SPRINGFIELD — State Senator Willie Preston advanced legislation to ban harmful chemicals in candy, soda and other food items sold and produced in Illinois.

“The FDA has failed to take action on this pressing issue,” said Preston (D-Chicago). “Safer alternatives are already being used in the EU and other places. We need to make sure that safer choices are available to families in Illinois and hopefully, other states will follow so all consumers have access to the healthiest options.”

Over the last few decades, studies show that the number of chemicals being added to foods is steadily increasing and are linked to heightened health risks.

Following the recently passed California Food Safety Act, Preston’s measure would ban specific, dangerous food additives from being used in the manufacture, delivery, distribution or sale of food products. These additives include brominated vegetable oil, potassium bromate, propylparaben and red dye No. 3. Additionally, the legislation calls for studies on the potential health risks of BHA and BHT, two chemicals commonly found in gum, snack foods and other common grocery items.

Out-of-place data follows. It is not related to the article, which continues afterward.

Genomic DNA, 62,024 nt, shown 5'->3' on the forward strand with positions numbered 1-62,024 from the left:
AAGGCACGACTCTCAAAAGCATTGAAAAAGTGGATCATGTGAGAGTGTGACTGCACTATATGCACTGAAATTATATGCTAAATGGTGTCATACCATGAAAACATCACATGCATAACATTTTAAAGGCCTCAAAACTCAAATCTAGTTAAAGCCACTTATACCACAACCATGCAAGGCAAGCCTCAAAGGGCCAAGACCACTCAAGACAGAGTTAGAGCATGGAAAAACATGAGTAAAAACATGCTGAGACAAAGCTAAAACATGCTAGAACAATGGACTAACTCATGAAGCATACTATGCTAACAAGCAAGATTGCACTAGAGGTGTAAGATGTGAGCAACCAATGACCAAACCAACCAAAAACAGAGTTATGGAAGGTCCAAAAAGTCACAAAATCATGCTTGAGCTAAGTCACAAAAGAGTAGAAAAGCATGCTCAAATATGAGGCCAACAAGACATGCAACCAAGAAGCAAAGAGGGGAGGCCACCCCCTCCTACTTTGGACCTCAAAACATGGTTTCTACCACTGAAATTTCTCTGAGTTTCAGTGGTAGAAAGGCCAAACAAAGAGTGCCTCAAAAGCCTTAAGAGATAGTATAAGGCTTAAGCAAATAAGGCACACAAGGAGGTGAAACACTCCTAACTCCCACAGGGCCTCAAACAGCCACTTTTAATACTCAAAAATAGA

“As our understanding of human health increases and the science tells us that a substance is harmful, it’s crucial that we get that substance out of our food supply,” said State Representative Anne Stava-Murray (D-Downers Grove), who plans to lead discussions of the bill in the House. “Illinois families need to know that the food they buy for themselves and their children is safe. You just can’t put a price on that.”

Preston’s legislation includes provisions for manufacturers and distributors to adopt safer alternatives and update their recipes by Jan. 1, 2028, and establishes penalties for multiple non-compliance violations.

“All Americans deserve foods free from red dye No. 3 and other unsafe food chemicals,” said a spokesperson of the Center for Science in the Public Interest. “With the bipartisan passage of the Illinois Food Safety Act from the Illinois Senate today, we move one major step closer to realizing that goal. CSPI is grateful for Senator Preston’s leadership on this issue and urges the Illinois House of Representatives and Governor Pritzker to act swiftly to get this bill signed into law. The momentum is swelling, and industry reformulation and FDA action are long overdue.”

“This isn’t about making people paranoid or distrustful,” said Preston. “This is about keeping children and families safe from toxic chemicals and making sure they are informed and have access to safer, alternative options.”

Senate Bill 2637 passed the Senate Thursday and heads to the House for further consideration.